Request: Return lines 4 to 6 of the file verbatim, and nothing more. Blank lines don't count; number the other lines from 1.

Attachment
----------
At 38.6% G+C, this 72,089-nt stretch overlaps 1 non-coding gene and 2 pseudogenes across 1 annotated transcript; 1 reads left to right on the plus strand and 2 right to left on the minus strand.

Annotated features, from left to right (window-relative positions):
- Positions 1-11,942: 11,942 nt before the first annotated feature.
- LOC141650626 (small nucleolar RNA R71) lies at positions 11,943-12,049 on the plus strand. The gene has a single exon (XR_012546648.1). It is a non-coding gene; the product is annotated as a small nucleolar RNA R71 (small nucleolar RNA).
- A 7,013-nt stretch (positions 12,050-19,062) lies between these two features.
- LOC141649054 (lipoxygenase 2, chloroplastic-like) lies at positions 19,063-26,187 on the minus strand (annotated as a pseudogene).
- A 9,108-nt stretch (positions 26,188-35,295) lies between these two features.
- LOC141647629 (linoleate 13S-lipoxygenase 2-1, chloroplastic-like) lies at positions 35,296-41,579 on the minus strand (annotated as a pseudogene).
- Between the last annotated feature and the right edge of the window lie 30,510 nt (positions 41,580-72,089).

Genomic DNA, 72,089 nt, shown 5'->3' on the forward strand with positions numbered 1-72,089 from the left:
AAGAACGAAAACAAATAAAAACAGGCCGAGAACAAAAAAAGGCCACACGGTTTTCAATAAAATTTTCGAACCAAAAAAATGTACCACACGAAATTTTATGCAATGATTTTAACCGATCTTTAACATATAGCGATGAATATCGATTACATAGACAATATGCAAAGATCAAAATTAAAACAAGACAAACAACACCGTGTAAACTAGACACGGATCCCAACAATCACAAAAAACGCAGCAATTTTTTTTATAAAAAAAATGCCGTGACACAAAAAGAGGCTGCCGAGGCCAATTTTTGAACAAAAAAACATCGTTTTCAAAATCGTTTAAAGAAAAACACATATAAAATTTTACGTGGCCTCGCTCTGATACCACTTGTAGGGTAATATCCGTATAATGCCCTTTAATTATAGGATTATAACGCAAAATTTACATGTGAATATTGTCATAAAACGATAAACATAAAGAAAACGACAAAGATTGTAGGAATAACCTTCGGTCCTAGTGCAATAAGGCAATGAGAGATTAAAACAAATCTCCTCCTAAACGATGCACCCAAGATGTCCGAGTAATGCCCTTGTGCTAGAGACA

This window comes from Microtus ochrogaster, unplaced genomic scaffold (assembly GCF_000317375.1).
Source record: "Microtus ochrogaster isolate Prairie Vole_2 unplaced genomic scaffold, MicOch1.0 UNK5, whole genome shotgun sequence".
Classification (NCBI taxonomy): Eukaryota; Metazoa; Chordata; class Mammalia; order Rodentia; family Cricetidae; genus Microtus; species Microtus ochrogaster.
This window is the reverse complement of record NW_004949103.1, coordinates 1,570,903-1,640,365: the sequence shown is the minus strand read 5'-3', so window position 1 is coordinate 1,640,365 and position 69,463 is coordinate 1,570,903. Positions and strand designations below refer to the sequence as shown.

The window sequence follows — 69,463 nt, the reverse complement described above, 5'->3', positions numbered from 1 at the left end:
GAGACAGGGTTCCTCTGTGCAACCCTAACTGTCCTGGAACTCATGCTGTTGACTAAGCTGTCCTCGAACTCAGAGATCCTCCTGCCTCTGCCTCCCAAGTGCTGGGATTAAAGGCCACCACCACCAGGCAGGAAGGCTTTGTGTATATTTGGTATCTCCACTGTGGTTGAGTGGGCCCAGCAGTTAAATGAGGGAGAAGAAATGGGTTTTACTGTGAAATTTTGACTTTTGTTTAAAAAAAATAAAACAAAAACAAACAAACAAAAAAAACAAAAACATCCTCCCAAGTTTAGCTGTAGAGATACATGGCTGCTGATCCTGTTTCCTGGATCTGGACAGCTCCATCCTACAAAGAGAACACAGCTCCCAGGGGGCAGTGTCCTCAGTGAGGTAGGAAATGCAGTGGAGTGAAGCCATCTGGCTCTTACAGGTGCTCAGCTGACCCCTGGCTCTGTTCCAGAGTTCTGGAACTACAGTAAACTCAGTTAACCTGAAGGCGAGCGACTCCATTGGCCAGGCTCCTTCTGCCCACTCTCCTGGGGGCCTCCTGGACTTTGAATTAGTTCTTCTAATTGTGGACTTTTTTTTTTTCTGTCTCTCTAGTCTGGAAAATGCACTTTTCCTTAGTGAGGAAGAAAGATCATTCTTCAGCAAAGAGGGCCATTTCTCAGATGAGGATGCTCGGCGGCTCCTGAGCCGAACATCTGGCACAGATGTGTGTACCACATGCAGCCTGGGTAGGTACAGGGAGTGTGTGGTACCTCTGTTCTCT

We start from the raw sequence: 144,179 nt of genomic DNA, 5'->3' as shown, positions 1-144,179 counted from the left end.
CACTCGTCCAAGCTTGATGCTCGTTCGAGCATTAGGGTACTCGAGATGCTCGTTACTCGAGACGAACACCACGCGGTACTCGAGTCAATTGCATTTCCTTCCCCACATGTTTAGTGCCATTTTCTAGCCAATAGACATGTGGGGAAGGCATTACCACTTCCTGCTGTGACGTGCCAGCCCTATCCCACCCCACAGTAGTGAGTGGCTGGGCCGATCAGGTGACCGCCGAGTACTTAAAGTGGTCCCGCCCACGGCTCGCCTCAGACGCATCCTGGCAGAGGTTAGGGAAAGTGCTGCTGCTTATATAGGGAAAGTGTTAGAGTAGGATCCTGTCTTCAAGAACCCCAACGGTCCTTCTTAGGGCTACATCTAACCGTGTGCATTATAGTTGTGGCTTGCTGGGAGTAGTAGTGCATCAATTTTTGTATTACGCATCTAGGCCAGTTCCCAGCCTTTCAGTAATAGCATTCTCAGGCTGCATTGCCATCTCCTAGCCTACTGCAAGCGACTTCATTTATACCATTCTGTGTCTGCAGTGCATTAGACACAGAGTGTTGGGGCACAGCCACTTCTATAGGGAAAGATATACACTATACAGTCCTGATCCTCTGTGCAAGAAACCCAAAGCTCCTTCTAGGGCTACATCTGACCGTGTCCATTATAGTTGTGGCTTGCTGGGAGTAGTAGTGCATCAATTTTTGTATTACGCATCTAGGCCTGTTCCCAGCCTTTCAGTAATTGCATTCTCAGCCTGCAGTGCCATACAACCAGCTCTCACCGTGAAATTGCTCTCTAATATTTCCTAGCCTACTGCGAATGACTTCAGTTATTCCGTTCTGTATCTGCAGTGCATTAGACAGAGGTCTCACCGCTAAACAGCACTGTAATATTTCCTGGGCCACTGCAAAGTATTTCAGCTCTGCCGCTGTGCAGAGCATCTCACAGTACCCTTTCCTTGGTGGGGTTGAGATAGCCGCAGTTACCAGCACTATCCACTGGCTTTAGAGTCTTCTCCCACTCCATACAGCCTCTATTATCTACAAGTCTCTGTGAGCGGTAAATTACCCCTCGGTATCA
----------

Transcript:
- LOC141650626 (small nucleolar RNA R71) lies at positions 11,943-12,049 on the plus strand. The gene has a single exon (XR_012546648.1). It is a non-coding gene; the product is annotated as a small nucleolar RNA R71 (small nucleolar RNA).
- A 7,013-nt stretch (positions 12,050-19,062) lies between these two features.
- LOC141649054 (lipoxygenase 2, chloroplastic-like) lies at positions 19,063-26,187 on the minus strand (annotated as a pseudogene).